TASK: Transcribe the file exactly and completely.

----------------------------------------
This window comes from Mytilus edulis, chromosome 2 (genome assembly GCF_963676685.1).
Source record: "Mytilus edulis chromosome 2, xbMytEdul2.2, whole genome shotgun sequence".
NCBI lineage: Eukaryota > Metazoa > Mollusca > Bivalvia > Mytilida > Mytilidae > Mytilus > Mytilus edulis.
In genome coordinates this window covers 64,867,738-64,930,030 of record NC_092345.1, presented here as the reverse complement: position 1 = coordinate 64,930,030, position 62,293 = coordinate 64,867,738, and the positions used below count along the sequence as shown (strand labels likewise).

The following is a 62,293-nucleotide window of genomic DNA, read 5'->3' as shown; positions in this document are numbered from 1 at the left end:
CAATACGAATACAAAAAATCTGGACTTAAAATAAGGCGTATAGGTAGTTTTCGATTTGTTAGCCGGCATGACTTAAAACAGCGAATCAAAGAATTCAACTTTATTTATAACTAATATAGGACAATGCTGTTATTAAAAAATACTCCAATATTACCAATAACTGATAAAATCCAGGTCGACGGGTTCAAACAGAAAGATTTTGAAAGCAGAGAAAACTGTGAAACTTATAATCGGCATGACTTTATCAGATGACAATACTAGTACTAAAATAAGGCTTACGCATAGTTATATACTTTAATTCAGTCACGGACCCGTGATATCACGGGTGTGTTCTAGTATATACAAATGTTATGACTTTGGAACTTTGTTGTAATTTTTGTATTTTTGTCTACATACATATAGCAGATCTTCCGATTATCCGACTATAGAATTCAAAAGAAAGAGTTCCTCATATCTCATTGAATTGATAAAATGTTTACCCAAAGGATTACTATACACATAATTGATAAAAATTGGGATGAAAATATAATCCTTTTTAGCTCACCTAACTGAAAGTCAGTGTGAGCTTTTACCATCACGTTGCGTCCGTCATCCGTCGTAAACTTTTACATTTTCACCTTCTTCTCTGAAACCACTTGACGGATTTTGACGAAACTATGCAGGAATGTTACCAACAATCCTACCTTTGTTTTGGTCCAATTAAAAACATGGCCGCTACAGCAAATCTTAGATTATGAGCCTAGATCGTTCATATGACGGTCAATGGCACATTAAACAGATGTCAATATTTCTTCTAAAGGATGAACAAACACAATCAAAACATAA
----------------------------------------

This window comes from Mytilus edulis, chromosome 2 (genome assembly GCF_963676685.1).
Source record: "Mytilus edulis chromosome 2, xbMytEdul2.2, whole genome shotgun sequence".
NCBI lineage: Eukaryota > Metazoa > Mollusca > Bivalvia > Mytilida > Mytilidae > Mytilus > Mytilus edulis.
In genome coordinates this window covers 64,867,738-64,930,030 of record NC_092345.1, presented here as the reverse complement: position 1 = coordinate 64,930,030, position 62,293 = coordinate 64,867,738, and the positions used below count along the sequence as shown (strand labels likewise).

The following is a 62,293-nucleotide window of genomic DNA, read 5'->3' as shown; positions in this document are numbered from 1 at the left end:
CAATACGAATACAAAAAATCTGGACTTAAAATAAGGCGTATAGGTAGTTTTCGATTTGTTAGCCGGCATGACTTAAAACAGCGAATCAAAGAATTCAACTTTATTTATAACTAATATAGGACAATGCTGTTATTAAAAAATACTCCAATATTACCAATAACTGATAAAATCCAGGTCGACGGGTTCAAACAGAAAGATTTTGAAAGCAGAGAAAACTGTGAAACTTATAATCGGCATGACTTTATCAGATGACAATACTAGTACTAAAATAAGGCTTACGCATAGTTATATACTTTAATTCAGTCACGGACCCGTGATATCACGGGTGTGTTCTAGTATATACAAATGTTATGACTTTGGAACTTTGTTGTAATTTTTGTATTTTTGTCTACATACATATAGCAGATCTTCCGATTATCCGACTATAGAATTCAAAAGAAAGAGTTCCTCATATCTCATTGAATTGATAAAATGTTTACCCAAAGGATTACTATACACATAATTGATAAAAATTGGGATGAAAATATAATCCTTTTTAGCTCACCTAACTGAAAGTCAGTGTGAGCTTTTACCATCACGTTGCGTCCGTCATCCGTCGTAAACTTTTACATTTTCACCTTCTTCTCTGAAACCACTTGACGGATTTTGACGAAACTATGCAGGAATGTTACCAACAATCCTACCTTTGTTTTGGTCCAATTAAAAACATGGCCGCTACAGCAAATCTTAGATTATGAGCCTAGATCGTTCATATGACGGTCAATGGCACATTAAACAGATGTCAATATTTCTTCTAAAGGATGAACAAACACAATCAAAACATAA